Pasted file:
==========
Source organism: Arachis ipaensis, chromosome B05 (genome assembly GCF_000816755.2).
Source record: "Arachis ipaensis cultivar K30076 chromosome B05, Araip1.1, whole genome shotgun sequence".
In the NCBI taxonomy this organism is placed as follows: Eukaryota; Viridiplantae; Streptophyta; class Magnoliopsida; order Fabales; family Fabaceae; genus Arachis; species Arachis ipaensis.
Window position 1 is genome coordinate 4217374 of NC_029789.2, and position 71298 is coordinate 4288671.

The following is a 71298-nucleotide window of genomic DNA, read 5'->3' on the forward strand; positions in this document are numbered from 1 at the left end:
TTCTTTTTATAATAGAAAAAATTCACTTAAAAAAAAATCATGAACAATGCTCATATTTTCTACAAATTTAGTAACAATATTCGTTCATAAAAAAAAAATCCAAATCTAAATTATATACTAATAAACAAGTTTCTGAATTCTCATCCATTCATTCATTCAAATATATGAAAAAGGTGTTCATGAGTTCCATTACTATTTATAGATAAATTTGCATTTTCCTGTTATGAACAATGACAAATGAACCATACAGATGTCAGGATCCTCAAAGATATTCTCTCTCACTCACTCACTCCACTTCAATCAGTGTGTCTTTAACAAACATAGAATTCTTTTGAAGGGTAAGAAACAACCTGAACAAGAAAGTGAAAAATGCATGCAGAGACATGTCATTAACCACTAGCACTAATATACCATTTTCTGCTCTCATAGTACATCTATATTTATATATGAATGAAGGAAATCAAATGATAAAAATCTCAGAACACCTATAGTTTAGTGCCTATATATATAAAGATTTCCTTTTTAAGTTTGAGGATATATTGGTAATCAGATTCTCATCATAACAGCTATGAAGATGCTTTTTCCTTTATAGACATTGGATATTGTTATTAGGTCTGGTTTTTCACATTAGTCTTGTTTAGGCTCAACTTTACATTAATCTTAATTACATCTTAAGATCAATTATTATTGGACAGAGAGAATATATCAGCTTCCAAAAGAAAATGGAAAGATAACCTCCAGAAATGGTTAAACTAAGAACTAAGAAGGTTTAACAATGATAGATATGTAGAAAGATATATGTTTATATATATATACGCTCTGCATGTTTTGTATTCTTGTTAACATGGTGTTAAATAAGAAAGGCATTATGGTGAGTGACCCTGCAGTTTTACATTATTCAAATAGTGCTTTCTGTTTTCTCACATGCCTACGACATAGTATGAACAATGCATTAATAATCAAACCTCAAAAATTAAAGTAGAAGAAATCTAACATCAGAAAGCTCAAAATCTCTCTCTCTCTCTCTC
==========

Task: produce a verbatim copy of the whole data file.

Source organism: Arachis ipaensis, chromosome B05 (genome assembly GCF_000816755.2).
Source record: "Arachis ipaensis cultivar K30076 chromosome B05, Araip1.1, whole genome shotgun sequence".
In the NCBI taxonomy this organism is placed as follows: Eukaryota; Viridiplantae; Streptophyta; class Magnoliopsida; order Fabales; family Fabaceae; genus Arachis; species Arachis ipaensis.
Window position 1 is genome coordinate 4217374 of NC_029789.2, and position 71298 is coordinate 4288671.

The following is a 71298-nucleotide window of genomic DNA, read 5'->3' on the forward strand; positions in this document are numbered from 1 at the left end:
TTCTTTTTATAATAGAAAAAATTCACTTAAAAAAAAATCATGAACAATGCTCATATTTTCTACAAATTTAGTAACAATATTCGTTCATAAAAAAAAAATCCAAATCTAAATTATATACTAATAAACAAGTTTCTGAATTCTCATCCATTCATTCATTCAAATATATGAAAAAGGTGTTCATGAGTTCCATTACTATTTATAGATAAATTTGCATTTTCCTGTTATGAACAATGACAAATGAACCATACAGATGTCAGGATCCTCAAAGATATTCTCTCTCACTCACTCACTCCACTTCAATCAGTGTGTCTTTAACAAACATAGAATTCTTTTGAAGGGTAAGAAACAACCTGAACAAGAAAGTGAAAAATGCATGCAGAGACATGTCATTAACCACTAGCACTAATATACCATTTTCTGCTCTCATAGTACATCTATATTTATATATGAATGAAGGAAATCAAATGATAAAAATCTCAGAACACCTATAGTTTAGTGCCTATATATATAAAGATTTCCTTTTTAAGTTTGAGGATATATTGGTAATCAGATTCTCATCATAACAGCTATGAAGATGCTTTTTCCTTTATAGACATTGGATATTGTTATTAGGTCTGGTTTTTCACATTAGTCTTGTTTAGGCTCAACTTTACATTAATCTTAATTACATCTTAAGATCAATTATTATTGGACAGAGAGAATATATCAGCTTCCAAAAGAAAATGGAAAGATAACCTCCAGAAATGGTTAAACTAAGAACTAAGAAGGTTTAACAATGATAGATATGTAGAAAGATATATGTTTATATATATATACGCTCTGCATGTTTTGTATTCTTGTTAACATGGTGTTAAATAAGAAAGGCATTATGGTGAGTGACCCTGCAGTTTTACATTATTCAAATAGTGCTTTCTGTTTTCTCACATGCCTACGACATAGTATGAACAATGCATTAATAATCAAACCTCAAAAATTAAAGTAGAAGAAATCTAACATCAGAAAGCTCAAAATCTCTCTCTCTCTCTCTC